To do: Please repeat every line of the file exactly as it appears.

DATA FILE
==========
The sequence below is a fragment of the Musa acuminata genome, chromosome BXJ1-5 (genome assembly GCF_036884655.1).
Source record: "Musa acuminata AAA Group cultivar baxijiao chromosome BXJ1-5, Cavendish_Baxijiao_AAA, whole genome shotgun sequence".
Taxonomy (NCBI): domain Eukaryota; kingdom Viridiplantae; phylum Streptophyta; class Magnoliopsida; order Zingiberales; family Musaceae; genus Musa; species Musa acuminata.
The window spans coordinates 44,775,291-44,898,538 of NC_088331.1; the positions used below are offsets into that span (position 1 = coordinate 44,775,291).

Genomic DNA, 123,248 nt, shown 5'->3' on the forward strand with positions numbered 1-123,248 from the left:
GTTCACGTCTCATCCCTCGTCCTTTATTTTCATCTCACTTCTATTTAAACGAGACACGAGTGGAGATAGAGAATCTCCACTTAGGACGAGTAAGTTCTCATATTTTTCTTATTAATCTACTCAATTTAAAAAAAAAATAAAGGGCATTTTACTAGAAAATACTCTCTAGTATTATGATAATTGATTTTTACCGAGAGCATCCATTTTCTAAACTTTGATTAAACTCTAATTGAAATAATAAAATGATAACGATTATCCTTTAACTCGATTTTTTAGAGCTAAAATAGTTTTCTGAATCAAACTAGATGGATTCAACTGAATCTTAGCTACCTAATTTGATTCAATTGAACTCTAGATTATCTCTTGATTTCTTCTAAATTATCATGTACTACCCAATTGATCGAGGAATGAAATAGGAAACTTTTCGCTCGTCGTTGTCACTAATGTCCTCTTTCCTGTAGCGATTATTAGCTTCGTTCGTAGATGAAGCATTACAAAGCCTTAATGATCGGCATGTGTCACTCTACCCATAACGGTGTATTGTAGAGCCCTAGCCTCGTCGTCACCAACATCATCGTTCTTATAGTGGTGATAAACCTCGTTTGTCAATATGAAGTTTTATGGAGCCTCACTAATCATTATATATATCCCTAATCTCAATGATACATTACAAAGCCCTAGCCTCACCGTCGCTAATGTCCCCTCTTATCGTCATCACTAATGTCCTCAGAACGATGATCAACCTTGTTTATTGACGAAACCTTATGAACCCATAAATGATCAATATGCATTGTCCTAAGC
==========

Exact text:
The sequence below is a fragment of the Musa acuminata genome, chromosome BXJ1-5 (genome assembly GCF_036884655.1).
Source record: "Musa acuminata AAA Group cultivar baxijiao chromosome BXJ1-5, Cavendish_Baxijiao_AAA, whole genome shotgun sequence".
Taxonomy (NCBI): domain Eukaryota; kingdom Viridiplantae; phylum Streptophyta; class Magnoliopsida; order Zingiberales; family Musaceae; genus Musa; species Musa acuminata.
The window spans coordinates 44,775,291-44,898,538 of NC_088331.1; the positions used below are offsets into that span (position 1 = coordinate 44,775,291).

Genomic DNA, 123,248 nt, shown 5'->3' on the forward strand with positions numbered 1-123,248 from the left:
GTTCACGTCTCATCCCTCGTCCTTTATTTTCATCTCACTTCTATTTAAACGAGACACGAGTGGAGATAGAGAATCTCCACTTAGGACGAGTAAGTTCTCATATTTTTCTTATTAATCTACTCAATTTAAAAAAAAAATAAAGGGCATTTTACTAGAAAATACTCTCTAGTATTATGATAATTGATTTTTACCGAGAGCATCCATTTTCTAAACTTTGATTAAACTCTAATTGAAATAATAAAATGATAACGATTATCCTTTAACTCGATTTTTTAGAGCTAAAATAGTTTTCTGAATCAAACTAGATGGATTCAACTGAATCTTAGCTACCTAATTTGATTCAATTGAACTCTAGATTATCTCTTGATTTCTTCTAAATTATCATGTACTACCCAATTGATCGAGGAATGAAATAGGAAACTTTTCGCTCGTCGTTGTCACTAATGTCCTCTTTCCTGTAGCGATTATTAGCTTCGTTCGTAGATGAAGCATTACAAAGCCTTAATGATCGGCATGTGTCACTCTACCCATAACGGTGTATTGTAGAGCCCTAGCCTCGTCGTCACCAACATCATCGTTCTTATAGTGGTGATAAACCTCGTTTGTCAATATGAAGTTTTATGGAGCCTCACTAATCATTATATATATCCCTAATCTCAATGATACATTACAAAGCCCTAGCCTCACCGTCGCTAATGTCCCCTCTTATCGTCATCACTAATGTCCTCAGAACGATGATCAACCTTGTTTATTGACGAAACCTTATGAACCCATAAATGATCAATATGCATTGTCCTAAGC